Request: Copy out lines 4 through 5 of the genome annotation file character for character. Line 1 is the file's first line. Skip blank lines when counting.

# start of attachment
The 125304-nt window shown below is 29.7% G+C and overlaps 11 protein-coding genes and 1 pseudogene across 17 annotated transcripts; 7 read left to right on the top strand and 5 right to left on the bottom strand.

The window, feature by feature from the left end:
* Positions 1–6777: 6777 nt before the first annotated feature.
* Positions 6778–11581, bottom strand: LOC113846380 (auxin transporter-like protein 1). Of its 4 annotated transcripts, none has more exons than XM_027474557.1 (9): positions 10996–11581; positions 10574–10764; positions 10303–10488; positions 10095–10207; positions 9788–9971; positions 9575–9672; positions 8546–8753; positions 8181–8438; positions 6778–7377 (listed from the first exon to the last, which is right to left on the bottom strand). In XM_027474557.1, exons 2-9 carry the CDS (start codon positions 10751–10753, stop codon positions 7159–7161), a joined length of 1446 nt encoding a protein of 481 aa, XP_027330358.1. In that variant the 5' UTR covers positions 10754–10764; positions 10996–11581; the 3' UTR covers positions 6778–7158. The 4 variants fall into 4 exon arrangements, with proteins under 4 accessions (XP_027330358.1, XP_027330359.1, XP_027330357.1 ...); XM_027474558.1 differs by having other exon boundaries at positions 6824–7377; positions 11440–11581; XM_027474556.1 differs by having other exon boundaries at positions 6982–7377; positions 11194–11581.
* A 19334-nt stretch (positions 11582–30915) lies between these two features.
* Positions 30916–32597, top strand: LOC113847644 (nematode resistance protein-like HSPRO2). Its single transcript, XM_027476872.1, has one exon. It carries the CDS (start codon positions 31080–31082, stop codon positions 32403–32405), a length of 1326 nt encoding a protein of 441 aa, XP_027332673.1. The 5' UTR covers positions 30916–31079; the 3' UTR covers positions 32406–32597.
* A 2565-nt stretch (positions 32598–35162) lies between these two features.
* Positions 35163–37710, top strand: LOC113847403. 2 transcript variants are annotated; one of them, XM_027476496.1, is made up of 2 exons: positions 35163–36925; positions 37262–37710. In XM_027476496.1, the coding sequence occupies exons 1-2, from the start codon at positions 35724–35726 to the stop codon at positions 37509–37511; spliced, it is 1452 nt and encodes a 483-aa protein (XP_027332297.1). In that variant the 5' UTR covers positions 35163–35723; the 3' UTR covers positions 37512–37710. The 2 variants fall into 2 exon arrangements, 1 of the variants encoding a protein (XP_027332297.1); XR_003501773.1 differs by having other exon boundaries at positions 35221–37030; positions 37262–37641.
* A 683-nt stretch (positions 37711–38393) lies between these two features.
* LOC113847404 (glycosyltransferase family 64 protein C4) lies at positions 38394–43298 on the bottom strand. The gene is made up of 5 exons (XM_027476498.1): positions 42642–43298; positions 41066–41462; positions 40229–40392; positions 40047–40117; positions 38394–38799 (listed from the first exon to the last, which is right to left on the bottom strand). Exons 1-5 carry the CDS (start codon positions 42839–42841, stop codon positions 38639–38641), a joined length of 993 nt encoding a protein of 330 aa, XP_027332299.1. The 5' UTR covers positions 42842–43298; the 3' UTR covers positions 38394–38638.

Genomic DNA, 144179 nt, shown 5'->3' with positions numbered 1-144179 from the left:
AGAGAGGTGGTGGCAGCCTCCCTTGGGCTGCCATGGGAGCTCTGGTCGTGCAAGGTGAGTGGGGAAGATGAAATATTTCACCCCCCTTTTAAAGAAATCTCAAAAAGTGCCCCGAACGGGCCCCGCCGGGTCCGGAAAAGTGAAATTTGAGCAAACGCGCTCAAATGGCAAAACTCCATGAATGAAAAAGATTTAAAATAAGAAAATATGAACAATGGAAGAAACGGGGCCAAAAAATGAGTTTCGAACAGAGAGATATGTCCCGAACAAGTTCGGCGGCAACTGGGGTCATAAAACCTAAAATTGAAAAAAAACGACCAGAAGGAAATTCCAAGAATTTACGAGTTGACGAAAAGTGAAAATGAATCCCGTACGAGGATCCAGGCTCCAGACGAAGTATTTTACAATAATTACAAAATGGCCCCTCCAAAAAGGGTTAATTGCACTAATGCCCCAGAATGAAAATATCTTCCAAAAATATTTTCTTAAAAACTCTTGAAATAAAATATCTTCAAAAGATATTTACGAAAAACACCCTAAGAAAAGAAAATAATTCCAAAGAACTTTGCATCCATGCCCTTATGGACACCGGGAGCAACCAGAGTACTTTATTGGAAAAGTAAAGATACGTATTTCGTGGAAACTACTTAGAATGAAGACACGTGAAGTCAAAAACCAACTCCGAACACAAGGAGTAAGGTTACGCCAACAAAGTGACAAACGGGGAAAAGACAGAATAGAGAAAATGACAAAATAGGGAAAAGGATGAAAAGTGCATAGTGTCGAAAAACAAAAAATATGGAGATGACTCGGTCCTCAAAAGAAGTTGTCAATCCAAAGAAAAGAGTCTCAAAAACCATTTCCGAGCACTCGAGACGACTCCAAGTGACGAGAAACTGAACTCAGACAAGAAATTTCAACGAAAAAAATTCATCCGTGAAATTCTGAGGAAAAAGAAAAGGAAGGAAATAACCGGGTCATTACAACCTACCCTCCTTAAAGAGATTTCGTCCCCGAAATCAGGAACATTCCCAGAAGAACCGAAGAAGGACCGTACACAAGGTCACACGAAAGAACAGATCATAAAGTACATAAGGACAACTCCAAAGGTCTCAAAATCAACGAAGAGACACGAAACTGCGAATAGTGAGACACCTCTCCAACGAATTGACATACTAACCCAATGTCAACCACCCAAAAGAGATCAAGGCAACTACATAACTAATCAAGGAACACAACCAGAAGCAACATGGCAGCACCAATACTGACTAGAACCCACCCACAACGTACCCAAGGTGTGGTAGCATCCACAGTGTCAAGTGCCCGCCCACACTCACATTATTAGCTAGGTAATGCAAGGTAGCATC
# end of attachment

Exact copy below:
* Positions 6778–11581, bottom strand: LOC113846380 (auxin transporter-like protein 1). Of its 4 annotated transcripts, none has more exons than XM_027474557.1 (9): positions 10996–11581; positions 10574–10764; positions 10303–10488; positions 10095–10207; positions 9788–9971; positions 9575–9672; positions 8546–8753; positions 8181–8438; positions 6778–7377 (listed from the first exon to the last, which is right to left on the bottom strand). In XM_027474557.1, exons 2-9 carry the CDS (start codon positions 10751–10753, stop codon positions 7159–7161), a joined length of 1446 nt encoding a protein of 481 aa, XP_027330358.1. In that variant the 5' UTR covers positions 10754–10764; positions 10996–11581; the 3' UTR covers positions 6778–7158. The 4 variants fall into 4 exon arrangements, with proteins under 4 accessions (XP_027330358.1, XP_027330359.1, XP_027330357.1 ...); XM_027474558.1 differs by having other exon boundaries at positions 6824–7377; positions 11440–11581; XM_027474556.1 differs by having other exon boundaries at positions 6982–7377; positions 11194–11581.
* A 19334-nt stretch (positions 11582–30915) lies between these two features.